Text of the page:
Did that really happen?
Did those bizarre, dramatic, outlandish, inexplicable things actually take place?
Truth is stranger than fiction, because fiction has to be believable. Truth just has to be.
On the last day of the baseball season, there were eight games with playoff implications going on simultaneously.
Texas was a game ahead of Detroit for home-field advantage in the first round. Milwaukee was likewise a game ahead of Arizona. Detroit and Arizona had the tie-breaker advantage if it came to that.
Their games were just the preliminaries. So, as it turned out, was the wild-card battle between Atlanta and St. Louis, who entered the night tied. The Cardinals took care of Houston quickly, while the Braves needed 13 innings to fall to Philadelphia, blowing a ninth-inning lead when rookie closer Craig Kimbrel had a Mark Wohlers moment.
Ignominious as the Braves’ fall may have been – they led St. Louis by seven and a half games with eighteen to play – the world will little note nor long remember it, thanks to the evening’s events in the American League.
The Red Sox and Rays were tied for the wild-card, following a September collapse that was epic even by Boston’s 20th-century standards. Holding a nine-game lead on September 3, the Sox had gone 7-19 for the month, scoring runs in very occasional clusters, pitching like the 119-loss 2003 Tigers, throwing the ball around the field like Little Leaguers.
On the season’s final night in Baltimore, Boston put the ball in Jon Lester’s hand. The once-reliable lefty ace had joined the September hit parade, bringing a 5.96 ERA and a 1-3 record into the game.
The Sox scored first, but Lester gave up a two-run homer to J.J. Hardy in the third. Marco Scutaro evened the game on Alfredo Simon’s balk in the fourth, and Dustin Pedroia gave Boston a 3-2 lead with a home run in the fifth. Lester was far from dominant, but he was able to induce double-play grounders when he needed them, and he had thrown 93 pitches through six innings with the Sox clinging to that one-run edge.
Meanwhile, under the concrete roof in St. Petersburg, the Yankees were trouncing the Rays, taking a 7-0 lead with the help of a Mark Teixeira grand slam off David Price. Everything was falling into place for the Red Sox.
Unfortunately, the rain was also falling in Camden Yards, forcing an hour-and-twenty-minute delay in the middle of the seventh. Lester was done, and Terry Francona turned to his three overworked bullpen stalwarts, all of whom had pitched on Tuesday: Alfredo Aceves, who had gone three-and-two-thirds innings; Daniel Bard and his 11.70 September ERA, who had thrown 25 pitches and raised his September ERA to 11.70; and Jonathan Papelbon, who threw 28 pitches before closing out the win.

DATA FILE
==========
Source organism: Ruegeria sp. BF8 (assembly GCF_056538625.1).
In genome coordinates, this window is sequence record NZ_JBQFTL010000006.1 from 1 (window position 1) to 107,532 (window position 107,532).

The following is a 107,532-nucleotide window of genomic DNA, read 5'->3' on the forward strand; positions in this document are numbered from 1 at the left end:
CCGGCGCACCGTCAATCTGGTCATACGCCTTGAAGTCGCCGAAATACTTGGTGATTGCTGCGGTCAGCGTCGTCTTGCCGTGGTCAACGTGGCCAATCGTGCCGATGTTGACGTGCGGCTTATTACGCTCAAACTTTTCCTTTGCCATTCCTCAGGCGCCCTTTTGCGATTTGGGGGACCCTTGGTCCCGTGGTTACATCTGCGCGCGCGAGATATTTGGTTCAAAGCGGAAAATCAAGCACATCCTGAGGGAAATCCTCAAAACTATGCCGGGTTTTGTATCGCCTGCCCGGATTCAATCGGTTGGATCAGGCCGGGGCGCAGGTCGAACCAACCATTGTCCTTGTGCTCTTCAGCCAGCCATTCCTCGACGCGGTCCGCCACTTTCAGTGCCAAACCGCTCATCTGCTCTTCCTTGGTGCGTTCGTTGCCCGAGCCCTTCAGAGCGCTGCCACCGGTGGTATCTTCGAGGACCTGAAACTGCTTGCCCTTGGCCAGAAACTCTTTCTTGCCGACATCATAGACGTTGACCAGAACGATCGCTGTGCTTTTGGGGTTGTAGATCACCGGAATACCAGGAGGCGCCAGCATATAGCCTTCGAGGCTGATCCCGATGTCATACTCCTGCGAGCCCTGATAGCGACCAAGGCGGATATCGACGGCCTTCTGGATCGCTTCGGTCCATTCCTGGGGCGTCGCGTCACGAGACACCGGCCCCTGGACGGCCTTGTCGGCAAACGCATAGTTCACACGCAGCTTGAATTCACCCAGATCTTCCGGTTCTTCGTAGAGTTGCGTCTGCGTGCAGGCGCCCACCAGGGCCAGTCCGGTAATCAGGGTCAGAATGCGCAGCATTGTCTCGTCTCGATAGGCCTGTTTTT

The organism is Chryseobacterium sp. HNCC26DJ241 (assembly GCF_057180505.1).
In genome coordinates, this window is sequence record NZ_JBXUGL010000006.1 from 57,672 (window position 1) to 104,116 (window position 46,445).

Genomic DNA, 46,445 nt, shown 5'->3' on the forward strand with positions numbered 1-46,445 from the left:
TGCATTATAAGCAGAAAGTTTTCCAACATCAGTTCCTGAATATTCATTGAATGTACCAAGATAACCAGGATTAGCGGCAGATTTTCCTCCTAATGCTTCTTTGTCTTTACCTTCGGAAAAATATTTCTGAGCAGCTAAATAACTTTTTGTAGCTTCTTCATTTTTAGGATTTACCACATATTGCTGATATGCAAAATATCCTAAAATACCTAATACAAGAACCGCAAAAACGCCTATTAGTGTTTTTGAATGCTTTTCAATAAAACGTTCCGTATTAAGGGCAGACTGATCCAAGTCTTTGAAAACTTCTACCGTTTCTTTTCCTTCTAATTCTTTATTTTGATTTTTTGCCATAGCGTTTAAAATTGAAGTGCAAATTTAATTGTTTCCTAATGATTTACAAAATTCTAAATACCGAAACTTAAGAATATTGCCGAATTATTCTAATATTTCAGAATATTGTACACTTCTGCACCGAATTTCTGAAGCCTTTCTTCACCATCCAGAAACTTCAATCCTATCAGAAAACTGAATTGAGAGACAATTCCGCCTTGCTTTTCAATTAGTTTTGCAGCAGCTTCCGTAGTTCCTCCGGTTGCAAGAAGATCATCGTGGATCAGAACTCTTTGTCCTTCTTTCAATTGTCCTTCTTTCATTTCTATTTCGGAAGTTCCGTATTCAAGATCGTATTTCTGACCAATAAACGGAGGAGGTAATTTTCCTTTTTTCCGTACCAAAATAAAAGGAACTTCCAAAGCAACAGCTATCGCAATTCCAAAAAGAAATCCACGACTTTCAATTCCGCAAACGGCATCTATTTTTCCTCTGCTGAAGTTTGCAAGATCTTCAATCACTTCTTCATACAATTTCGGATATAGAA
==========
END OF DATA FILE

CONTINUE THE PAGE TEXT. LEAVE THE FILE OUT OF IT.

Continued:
While the Sox waited for the rain to stop, the Rays were wreaking havoc with the Yankees’ second-stringers. Undaunted by a seven-run deficit in the bottom of the eighth, Tampa Bay batted around: single, double, hit batsman, walk, hit batsman, (strikeout), sac fly, home run – it was suddenly a one-run game, and those who hadn’t fled the Trop were on the phone to their friends who had, telling them what they were missing.
If the game had mattered, Mariano Rivera would have come in to pitch the ninth. Because it didn’t – to the Yankees, that is – Cory Wade did the honors. Ben Zobrist flied out. Casey Kotchman grounded out. Dan Johnson pinch-hit for Sam Fuld, and on a 2-2 pitch Johnson turned on a fastball and drove it over the fence in the right-field corner to tie the game.
Wade was done. Scott Proctor came in – the last available Yankee pitcher. Time was suddenly on Tampa’s side.
The tarp came off the field in Baltimore. Aceves and Bard got through their innings unscathed. The much-maligned Carl Crawford had a chance to be a hero, delivering an insurance run with a double off the wall in the eighth – but Marco Scutaro had to hold up around second to make sure it wasn’t caught, and was thrown out at the plate.
The Rays’ bullpen got to face Ramiro Pena, Greg Golson, Chris Dickerson, Eduardo Nunez, and Brandon Laird. Scott Proctor had to face a major-league lineup.
In the top of the ninth, Boston put runners on first and third with nobody out, and the middle of the order coming up. But David Ortiz dribbled a ball that Matt Wieters grabbed and threw to second for a force play; Adrian Gonzalez was intentionally walked; and Ryan Lavarnway hit into a double play to end the threat.
Papelbon took the mound breathing fire. He blew fastballs past Adam Jones and Mark Reynolds. Chris Davis doubled to right, but with two out, Papelbon got two strikes on Nolan Reimold before Reimold doubled to center, tying the game. And on a 1-1 pitch, Robert Andino hit a sinking liner to left. Crawford tried to make a sliding catch, but the ball went just under his glove, and his throw to the plate was too late. Baltimore 4, Boston 3.
The game was over, but not the season, not yet.
That took another three minutes.
The scoreboard in St. Pete had just reported the Boston score when Evan Longoria stepped up to the plate. As if on cue, he lined a 2-2 Proctor pitch down the left-field line, over the 315 sign in the corner. Extra innings, last game, playoff berth on the line, knowing that Boston had lost – it was the ultimate walk-off homer, and if it doesn’t help the Rays break the apathy of the Tampa Bay market, nothing will.
The Rays had a victory for the ages.
And a new generation of fans in Boston, who came of age with the Pedro and Manny teams, learned how it feels to take a punch in the gut. And then a hook to the chin.
Welcome to the big leagues, kids.